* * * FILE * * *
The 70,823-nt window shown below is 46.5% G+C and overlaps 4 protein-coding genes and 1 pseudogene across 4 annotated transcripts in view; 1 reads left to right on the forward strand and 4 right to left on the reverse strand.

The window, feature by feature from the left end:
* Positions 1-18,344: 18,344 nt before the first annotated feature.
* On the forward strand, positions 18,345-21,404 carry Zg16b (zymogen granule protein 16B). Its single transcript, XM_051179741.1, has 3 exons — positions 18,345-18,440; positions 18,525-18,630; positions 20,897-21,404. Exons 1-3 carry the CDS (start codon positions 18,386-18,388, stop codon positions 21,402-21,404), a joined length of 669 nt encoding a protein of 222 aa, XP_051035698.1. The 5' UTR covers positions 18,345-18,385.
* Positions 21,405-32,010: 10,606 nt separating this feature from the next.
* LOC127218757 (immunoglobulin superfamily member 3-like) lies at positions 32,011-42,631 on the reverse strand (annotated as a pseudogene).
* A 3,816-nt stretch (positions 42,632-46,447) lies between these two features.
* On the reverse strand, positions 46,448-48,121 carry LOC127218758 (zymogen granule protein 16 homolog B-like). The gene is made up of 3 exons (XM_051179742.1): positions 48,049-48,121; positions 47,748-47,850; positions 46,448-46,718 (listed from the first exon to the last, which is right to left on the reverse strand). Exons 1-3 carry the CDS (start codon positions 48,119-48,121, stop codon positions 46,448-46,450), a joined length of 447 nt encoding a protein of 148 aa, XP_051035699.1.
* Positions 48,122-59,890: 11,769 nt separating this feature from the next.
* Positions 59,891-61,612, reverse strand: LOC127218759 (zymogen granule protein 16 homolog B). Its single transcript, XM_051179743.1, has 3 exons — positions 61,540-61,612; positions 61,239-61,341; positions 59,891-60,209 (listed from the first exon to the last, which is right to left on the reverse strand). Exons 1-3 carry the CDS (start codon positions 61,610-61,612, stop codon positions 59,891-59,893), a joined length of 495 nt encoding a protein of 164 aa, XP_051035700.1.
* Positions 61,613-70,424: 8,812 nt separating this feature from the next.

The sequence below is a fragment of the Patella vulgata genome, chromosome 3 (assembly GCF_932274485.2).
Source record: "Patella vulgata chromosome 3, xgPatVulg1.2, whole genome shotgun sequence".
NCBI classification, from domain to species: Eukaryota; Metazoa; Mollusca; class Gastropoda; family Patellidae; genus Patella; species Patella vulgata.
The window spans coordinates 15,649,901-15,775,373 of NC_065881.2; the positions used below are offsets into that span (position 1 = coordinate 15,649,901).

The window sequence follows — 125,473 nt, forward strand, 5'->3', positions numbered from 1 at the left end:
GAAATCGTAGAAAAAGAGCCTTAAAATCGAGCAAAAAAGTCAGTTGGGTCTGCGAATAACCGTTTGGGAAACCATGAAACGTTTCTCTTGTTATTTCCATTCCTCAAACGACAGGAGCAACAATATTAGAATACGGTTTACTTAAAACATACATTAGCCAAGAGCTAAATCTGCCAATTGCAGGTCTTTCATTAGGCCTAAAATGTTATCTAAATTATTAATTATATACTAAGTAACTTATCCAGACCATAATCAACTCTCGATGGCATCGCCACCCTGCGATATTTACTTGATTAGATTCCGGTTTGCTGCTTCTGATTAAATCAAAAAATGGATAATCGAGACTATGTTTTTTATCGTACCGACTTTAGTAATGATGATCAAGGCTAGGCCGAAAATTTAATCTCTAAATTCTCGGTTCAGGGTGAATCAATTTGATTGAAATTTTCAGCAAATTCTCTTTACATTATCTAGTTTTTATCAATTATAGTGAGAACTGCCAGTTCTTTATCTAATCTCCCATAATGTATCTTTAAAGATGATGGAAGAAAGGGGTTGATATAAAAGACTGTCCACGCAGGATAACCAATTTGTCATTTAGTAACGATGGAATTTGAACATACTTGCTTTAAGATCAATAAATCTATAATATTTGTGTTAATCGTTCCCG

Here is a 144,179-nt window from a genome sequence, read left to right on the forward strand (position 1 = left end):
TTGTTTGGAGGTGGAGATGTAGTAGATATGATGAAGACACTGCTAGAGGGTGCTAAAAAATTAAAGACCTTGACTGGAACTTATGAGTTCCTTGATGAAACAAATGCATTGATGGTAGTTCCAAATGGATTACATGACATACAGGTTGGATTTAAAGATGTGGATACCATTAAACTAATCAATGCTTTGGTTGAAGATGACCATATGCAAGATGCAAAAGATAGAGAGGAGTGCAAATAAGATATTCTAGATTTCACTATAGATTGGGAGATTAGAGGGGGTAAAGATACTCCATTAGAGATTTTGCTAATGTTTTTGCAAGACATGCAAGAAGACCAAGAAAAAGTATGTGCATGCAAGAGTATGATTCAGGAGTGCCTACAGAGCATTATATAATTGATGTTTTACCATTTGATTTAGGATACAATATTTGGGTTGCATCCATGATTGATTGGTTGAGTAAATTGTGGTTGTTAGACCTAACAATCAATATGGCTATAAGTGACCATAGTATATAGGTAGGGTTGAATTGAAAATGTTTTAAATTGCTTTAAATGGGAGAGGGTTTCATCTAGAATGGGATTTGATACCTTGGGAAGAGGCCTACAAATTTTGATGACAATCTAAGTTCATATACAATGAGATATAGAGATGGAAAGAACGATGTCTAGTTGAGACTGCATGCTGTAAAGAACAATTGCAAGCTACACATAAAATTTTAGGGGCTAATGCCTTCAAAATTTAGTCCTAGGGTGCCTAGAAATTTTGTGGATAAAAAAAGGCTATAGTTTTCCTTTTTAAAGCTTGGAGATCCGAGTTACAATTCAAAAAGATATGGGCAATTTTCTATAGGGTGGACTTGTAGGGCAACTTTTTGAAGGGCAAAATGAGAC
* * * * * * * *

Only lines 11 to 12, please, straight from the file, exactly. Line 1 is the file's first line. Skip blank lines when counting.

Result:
* Positions 61,613-70,424: 8,812 nt separating this feature from the next.

The sequence below is a fragment of the Patella vulgata genome, chromosome 3 (assembly GCF_932274485.2).